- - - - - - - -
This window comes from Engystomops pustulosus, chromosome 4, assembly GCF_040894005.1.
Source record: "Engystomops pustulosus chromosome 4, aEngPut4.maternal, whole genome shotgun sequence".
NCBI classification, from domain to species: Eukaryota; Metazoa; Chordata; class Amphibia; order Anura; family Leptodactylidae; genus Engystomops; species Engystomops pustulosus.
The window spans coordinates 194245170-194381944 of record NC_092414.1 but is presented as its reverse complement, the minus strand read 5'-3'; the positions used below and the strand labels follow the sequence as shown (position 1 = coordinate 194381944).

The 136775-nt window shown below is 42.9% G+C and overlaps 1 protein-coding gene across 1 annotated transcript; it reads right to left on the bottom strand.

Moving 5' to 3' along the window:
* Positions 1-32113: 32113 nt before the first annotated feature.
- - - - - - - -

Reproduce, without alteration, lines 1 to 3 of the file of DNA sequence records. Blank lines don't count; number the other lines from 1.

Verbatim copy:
This window comes from Engystomops pustulosus, chromosome 4, assembly GCF_040894005.1.
Source record: "Engystomops pustulosus chromosome 4, aEngPut4.maternal, whole genome shotgun sequence".
NCBI classification, from domain to species: Eukaryota; Metazoa; Chordata; class Amphibia; order Anura; family Leptodactylidae; genus Engystomops; species Engystomops pustulosus.